The Travel Series: Finding the Most Interesting Things to Shoot
To me, there is nothing more exciting than flying to new locations around the globe and finding the best places to capture photos. I have been very fortunate to be able to fly all over the world and see many different locales and their resident cultures, and I find that each location offers a different opportunity for photograph mining. I say mining, because just like a miner who has to search through lots of rock to find the cherished stone, we search among the distractions, the mundane or overshot locations, for that perfect photo.
Above photo: Bristol Bridge
Before I land in a strange land, I usually research the Internet to see what other people have photographed. I want to find the interesting locations and then try and photograph them differently from everyone else. I almost always travel with a Canon 5D Mark III, and 16-35mm, 24-70mm, 70-200mm, and sometimes even a 100-400mm lens.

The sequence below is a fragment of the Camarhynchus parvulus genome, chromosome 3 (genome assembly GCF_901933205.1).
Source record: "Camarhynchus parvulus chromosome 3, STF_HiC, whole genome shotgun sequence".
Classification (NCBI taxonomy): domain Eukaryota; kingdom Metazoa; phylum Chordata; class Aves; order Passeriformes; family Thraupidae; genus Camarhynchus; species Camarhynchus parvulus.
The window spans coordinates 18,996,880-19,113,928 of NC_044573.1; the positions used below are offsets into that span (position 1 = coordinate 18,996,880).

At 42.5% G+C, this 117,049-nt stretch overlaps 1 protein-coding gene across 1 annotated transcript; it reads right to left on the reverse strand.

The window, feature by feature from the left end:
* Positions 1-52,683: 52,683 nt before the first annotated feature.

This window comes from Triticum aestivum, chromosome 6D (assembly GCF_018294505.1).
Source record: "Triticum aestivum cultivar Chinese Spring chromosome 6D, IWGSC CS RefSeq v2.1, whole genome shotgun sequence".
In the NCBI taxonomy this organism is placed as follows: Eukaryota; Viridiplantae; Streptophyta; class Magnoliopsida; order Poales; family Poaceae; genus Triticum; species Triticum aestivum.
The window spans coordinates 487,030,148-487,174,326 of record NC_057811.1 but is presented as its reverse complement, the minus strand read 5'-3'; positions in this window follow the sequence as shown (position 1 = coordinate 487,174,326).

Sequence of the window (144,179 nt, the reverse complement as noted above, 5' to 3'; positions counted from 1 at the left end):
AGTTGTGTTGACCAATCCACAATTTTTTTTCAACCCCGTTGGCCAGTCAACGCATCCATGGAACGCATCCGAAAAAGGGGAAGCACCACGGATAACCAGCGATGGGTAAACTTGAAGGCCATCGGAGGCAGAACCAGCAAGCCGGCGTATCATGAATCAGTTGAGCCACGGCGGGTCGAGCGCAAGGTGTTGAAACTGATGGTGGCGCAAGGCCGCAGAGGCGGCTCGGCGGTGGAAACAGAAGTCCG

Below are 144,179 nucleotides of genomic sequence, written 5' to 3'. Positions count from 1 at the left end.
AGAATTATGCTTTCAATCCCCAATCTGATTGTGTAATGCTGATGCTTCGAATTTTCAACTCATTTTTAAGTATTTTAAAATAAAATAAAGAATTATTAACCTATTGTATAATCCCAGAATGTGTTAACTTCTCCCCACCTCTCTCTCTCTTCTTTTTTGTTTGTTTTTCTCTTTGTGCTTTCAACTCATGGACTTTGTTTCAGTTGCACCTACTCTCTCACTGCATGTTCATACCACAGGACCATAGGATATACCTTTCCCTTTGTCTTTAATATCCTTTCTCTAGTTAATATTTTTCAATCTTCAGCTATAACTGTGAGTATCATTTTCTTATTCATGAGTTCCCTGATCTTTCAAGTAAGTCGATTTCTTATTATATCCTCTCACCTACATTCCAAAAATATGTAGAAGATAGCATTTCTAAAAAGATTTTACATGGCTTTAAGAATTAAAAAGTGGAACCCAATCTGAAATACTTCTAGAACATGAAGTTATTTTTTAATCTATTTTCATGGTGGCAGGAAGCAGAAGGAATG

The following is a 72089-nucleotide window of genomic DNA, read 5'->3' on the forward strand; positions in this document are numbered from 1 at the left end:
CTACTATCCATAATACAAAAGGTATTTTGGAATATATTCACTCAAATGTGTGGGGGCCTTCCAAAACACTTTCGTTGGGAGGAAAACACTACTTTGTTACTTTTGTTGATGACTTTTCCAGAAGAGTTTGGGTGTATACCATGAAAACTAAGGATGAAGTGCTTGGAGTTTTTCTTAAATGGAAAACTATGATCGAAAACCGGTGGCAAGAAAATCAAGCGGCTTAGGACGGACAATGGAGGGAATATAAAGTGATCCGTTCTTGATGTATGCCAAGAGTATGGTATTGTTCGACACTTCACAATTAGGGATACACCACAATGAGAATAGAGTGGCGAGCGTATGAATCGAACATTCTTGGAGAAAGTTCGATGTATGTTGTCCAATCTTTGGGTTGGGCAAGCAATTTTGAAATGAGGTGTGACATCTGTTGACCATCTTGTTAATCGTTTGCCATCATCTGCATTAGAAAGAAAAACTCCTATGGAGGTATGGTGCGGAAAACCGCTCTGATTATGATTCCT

I was staying in Bristol, England, for one night, and wanted to see if I could find a unique photo of this city. When I researched Bristol, I only saw a couple of subjects I thought would photograph well at night. The most compelling was this large suspension bridge, spanning an open valley. I hopped into a taxi and drove for quite a while, looking for a good location from which to shoot this bridge. After driving for 20 minutes, I was not happy with any of the views of the bridge, so I asked the taxi driver to take me back to the hotel.